The Democracy Promotion Paradox raises difficult but critically important issues by probing the numerous inconsistencies and paradoxes that lie at the heart of the theory and practice of democracy promotion. For example, the United States frequently crafts policies to promote democracy that rely on cooperation with undemocratic governments; democracy promoters view their work as minor yet also of critical importance to the United States and the countries where they work; and many who work in the field of democracy promotion have an incomplete understanding of democracy. Similarly, in the domestic political context, both left and right critiques of democracy promotion are internally inconsistent.
Lincoln A. Mitchell provides an overview of the origins of U.S. democracy promotion, analyzes its development and evolution over the last decades, and discusses how it came to be an unquestioned assumption at the core of U.S. foreign policy. His discussion of the bureaucratic logic that underlies democracy promotion offers important insights into how it can be adapted to remain effective. Mitchell also examines the future of democracy promotion in the context of evolving U.S. domestic policy and politics and in a changed global environment in which the United States is no longer the hegemon.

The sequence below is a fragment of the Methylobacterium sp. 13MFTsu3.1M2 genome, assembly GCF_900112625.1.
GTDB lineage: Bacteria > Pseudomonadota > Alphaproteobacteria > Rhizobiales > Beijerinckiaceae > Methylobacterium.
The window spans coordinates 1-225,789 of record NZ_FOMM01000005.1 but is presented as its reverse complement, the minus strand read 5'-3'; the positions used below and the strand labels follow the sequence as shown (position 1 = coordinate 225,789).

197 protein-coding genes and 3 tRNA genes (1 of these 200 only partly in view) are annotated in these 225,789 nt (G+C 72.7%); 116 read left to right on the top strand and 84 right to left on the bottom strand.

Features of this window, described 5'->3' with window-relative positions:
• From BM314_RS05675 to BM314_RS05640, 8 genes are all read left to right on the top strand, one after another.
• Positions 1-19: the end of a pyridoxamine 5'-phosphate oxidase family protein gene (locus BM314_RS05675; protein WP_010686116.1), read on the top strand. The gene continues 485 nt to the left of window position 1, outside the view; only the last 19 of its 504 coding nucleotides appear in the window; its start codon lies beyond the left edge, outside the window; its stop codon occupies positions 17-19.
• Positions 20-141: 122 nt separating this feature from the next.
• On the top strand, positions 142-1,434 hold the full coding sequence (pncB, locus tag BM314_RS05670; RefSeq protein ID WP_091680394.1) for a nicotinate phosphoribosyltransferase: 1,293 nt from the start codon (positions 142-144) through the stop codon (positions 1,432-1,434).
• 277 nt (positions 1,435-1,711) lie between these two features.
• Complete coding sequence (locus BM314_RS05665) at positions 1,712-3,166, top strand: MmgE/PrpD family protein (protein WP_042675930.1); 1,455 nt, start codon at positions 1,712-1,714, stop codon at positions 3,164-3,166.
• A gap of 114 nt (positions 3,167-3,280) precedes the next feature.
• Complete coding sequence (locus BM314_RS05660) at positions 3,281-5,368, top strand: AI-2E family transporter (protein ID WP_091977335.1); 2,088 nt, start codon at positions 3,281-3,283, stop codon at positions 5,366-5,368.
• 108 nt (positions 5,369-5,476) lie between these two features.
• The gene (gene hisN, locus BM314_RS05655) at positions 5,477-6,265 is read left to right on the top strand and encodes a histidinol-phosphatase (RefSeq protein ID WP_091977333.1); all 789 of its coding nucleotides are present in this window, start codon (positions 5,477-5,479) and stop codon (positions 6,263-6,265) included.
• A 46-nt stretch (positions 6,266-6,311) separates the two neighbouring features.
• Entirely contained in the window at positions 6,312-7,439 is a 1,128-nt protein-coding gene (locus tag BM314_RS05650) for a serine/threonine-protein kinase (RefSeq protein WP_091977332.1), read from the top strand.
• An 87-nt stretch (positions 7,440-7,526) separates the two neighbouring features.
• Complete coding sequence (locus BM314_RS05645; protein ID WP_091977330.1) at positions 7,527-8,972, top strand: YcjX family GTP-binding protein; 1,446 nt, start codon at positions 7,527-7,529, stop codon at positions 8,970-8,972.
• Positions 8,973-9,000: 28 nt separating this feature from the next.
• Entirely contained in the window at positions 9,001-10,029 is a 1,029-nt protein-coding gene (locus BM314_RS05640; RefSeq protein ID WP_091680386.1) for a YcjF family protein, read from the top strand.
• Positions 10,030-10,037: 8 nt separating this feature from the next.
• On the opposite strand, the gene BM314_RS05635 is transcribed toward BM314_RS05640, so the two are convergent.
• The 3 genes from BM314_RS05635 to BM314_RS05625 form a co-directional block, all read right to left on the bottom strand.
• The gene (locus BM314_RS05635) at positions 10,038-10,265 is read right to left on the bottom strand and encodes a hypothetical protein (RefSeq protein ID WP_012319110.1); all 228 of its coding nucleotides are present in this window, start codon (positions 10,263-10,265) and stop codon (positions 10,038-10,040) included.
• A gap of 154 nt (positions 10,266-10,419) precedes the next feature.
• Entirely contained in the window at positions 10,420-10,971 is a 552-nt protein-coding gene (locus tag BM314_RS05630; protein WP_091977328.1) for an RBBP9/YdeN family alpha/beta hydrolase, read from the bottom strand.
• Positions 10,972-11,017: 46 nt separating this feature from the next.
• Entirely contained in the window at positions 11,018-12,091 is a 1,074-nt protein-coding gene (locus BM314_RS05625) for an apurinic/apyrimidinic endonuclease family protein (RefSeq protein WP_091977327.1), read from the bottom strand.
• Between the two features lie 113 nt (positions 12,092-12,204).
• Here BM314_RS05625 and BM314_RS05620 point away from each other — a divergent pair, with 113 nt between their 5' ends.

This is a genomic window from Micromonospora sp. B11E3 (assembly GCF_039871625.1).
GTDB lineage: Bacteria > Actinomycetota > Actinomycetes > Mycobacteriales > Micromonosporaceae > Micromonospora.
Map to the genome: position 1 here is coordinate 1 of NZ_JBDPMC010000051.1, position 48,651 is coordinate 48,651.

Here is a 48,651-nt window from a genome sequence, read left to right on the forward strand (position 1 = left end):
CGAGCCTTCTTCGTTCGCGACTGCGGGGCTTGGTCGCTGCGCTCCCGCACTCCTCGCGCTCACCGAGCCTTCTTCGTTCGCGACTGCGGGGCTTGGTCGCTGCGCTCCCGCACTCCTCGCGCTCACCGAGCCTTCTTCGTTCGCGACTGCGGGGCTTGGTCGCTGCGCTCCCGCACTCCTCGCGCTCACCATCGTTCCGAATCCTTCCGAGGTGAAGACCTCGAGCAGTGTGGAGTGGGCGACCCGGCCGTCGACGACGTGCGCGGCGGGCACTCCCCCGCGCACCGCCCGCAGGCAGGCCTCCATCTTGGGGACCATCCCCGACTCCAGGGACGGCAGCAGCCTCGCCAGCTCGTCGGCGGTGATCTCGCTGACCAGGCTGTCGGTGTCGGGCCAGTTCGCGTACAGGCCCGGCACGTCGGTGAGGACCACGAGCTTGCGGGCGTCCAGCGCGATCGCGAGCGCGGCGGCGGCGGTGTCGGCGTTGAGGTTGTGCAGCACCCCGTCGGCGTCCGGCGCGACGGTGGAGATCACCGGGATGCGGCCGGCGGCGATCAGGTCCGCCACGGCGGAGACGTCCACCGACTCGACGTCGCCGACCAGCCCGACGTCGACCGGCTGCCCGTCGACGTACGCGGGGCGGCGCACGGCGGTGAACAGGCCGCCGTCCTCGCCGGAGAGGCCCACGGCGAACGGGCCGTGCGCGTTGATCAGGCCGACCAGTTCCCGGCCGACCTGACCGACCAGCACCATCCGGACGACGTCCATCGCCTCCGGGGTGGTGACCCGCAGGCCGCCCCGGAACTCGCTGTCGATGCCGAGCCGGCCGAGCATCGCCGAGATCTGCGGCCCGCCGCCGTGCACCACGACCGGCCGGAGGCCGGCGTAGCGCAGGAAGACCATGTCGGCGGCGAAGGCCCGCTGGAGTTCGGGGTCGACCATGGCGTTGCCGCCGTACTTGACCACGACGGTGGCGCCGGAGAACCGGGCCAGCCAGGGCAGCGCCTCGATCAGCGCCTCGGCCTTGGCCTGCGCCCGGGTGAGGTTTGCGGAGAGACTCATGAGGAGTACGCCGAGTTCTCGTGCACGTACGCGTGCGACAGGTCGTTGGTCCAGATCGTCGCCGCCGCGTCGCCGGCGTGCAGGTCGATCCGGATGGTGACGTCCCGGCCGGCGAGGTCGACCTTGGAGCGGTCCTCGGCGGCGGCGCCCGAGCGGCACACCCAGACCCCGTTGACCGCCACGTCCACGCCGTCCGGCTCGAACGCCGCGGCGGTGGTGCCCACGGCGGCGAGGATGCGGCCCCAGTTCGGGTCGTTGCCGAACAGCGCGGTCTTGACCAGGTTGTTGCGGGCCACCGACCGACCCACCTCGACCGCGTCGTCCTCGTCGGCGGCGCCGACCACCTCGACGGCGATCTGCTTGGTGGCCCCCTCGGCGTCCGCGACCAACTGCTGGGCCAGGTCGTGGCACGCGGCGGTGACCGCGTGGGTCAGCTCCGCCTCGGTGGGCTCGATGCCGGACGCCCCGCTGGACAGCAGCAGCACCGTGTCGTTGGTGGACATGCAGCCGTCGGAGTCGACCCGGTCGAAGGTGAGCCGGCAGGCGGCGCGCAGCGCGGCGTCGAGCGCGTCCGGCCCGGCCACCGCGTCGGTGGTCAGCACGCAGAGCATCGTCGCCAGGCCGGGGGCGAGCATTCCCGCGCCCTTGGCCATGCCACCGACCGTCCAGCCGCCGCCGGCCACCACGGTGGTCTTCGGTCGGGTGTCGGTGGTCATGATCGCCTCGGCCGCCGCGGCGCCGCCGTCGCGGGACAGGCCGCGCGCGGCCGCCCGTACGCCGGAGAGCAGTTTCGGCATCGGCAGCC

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Lincoln Mitchell is a scholar, writer, and practitioner of democracy promotion. He was formerly on the faculty of Columbia University’s School of International and Public Affairs and is currently the national political correspondent for the New York Observer. His previous books include Uncertain Democracy: U.S .Foreign Policy and Georgia’s Rose Revolution and The Color Revolutions.
Praise for The Democracy Promotion Paradox
The belief of American policymakers that they can make other countries more democratic, liberal, just—in short, more American—is founded not on experience, but on national character. The United States promotes democracy, Lincoln Mitchell says, "because we cannot help ourselves." Mitchell would know. He is a recovering democracy promoter, a skeptic (though not quite a cynic), a wise and witty guide to self-delusion, folly, and old-fashioned American optimism. The paradoxes at the heart of this important book describe not only a vexed policy but the burden of a superpower that desperately wishes to do good in the world.—James Traub, author, The Freedom Agenda: Why America Must Spread Democracy (Just Not the Way George Bush Did)
Lincoln Mitchell, a deeply knowledgeable veteran of democracy promotion efforts abroad, surveys with a gimlet eye the track record and contradictions of America's democratizing mission. Foreseeing a hard uphill climb, this admirable realist counsels a strategic approach that concentrates limited resources on situations and methods that will yield the greatest payoff.—Jack Snyder, Professor of International Relations, Columbia University, and coauthor, Electing to Fight: Why Emerging Democracies Go to War